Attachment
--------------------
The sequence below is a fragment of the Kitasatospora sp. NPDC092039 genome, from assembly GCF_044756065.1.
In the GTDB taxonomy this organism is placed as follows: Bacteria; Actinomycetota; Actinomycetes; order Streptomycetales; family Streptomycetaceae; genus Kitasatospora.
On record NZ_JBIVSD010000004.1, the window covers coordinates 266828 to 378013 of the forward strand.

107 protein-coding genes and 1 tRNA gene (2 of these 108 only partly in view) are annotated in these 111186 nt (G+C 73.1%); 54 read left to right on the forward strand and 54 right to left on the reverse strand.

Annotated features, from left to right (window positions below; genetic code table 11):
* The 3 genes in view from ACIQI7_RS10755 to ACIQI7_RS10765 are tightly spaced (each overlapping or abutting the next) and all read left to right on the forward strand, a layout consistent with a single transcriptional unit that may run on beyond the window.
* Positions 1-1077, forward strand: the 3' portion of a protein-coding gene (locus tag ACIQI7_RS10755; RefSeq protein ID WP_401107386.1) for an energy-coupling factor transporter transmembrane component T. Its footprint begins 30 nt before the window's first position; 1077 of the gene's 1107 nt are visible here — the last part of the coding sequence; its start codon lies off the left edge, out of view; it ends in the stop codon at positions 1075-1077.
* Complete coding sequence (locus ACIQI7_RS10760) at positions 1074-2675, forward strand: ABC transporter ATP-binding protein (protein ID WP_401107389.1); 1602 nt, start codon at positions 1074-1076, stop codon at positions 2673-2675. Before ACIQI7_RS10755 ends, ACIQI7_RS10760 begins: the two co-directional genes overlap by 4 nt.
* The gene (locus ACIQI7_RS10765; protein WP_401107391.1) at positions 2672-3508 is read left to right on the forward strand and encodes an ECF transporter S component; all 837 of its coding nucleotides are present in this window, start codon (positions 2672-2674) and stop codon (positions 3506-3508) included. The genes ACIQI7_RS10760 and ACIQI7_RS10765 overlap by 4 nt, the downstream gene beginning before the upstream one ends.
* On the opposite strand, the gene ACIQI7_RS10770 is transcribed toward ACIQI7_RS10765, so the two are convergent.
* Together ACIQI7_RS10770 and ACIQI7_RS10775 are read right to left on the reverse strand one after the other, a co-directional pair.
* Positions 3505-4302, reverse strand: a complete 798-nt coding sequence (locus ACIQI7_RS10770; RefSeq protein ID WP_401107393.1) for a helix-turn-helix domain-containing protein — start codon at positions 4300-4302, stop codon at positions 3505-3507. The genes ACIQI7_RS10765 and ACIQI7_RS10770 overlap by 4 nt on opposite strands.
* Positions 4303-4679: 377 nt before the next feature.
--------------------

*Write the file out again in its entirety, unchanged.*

The sequence below is a fragment of the Kitasatospora sp. NPDC092039 genome, from assembly GCF_044756065.1.
In the GTDB taxonomy this organism is placed as follows: Bacteria; Actinomycetota; Actinomycetes; order Streptomycetales; family Streptomycetaceae; genus Kitasatospora.
On record NZ_JBIVSD010000004.1, the window covers coordinates 266828 to 378013 of the forward strand.

107 protein-coding genes and 1 tRNA gene (2 of these 108 only partly in view) are annotated in these 111186 nt (G+C 73.1%); 54 read left to right on the forward strand and 54 right to left on the reverse strand.

Annotated features, from left to right (window positions below; genetic code table 11):
* The 3 genes in view from ACIQI7_RS10755 to ACIQI7_RS10765 are tightly spaced (each overlapping or abutting the next) and all read left to right on the forward strand, a layout consistent with a single transcriptional unit that may run on beyond the window.
* Positions 1-1077, forward strand: the 3' portion of a protein-coding gene (locus tag ACIQI7_RS10755; RefSeq protein ID WP_401107386.1) for an energy-coupling factor transporter transmembrane component T. Its footprint begins 30 nt before the window's first position; 1077 of the gene's 1107 nt are visible here — the last part of the coding sequence; its start codon lies off the left edge, out of view; it ends in the stop codon at positions 1075-1077.
* Complete coding sequence (locus ACIQI7_RS10760) at positions 1074-2675, forward strand: ABC transporter ATP-binding protein (protein ID WP_401107389.1); 1602 nt, start codon at positions 1074-1076, stop codon at positions 2673-2675. Before ACIQI7_RS10755 ends, ACIQI7_RS10760 begins: the two co-directional genes overlap by 4 nt.
* The gene (locus ACIQI7_RS10765; protein WP_401107391.1) at positions 2672-3508 is read left to right on the forward strand and encodes an ECF transporter S component; all 837 of its coding nucleotides are present in this window, start codon (positions 2672-2674) and stop codon (positions 3506-3508) included. The genes ACIQI7_RS10760 and ACIQI7_RS10765 overlap by 4 nt, the downstream gene beginning before the upstream one ends.
* On the opposite strand, the gene ACIQI7_RS10770 is transcribed toward ACIQI7_RS10765, so the two are convergent.
* Together ACIQI7_RS10770 and ACIQI7_RS10775 are read right to left on the reverse strand one after the other, a co-directional pair.
* Positions 3505-4302, reverse strand: a complete 798-nt coding sequence (locus ACIQI7_RS10770; RefSeq protein ID WP_401107393.1) for a helix-turn-helix domain-containing protein — start codon at positions 4300-4302, stop codon at positions 3505-3507. The genes ACIQI7_RS10765 and ACIQI7_RS10770 overlap by 4 nt on opposite strands.
* Positions 4303-4679: 377 nt before the next feature.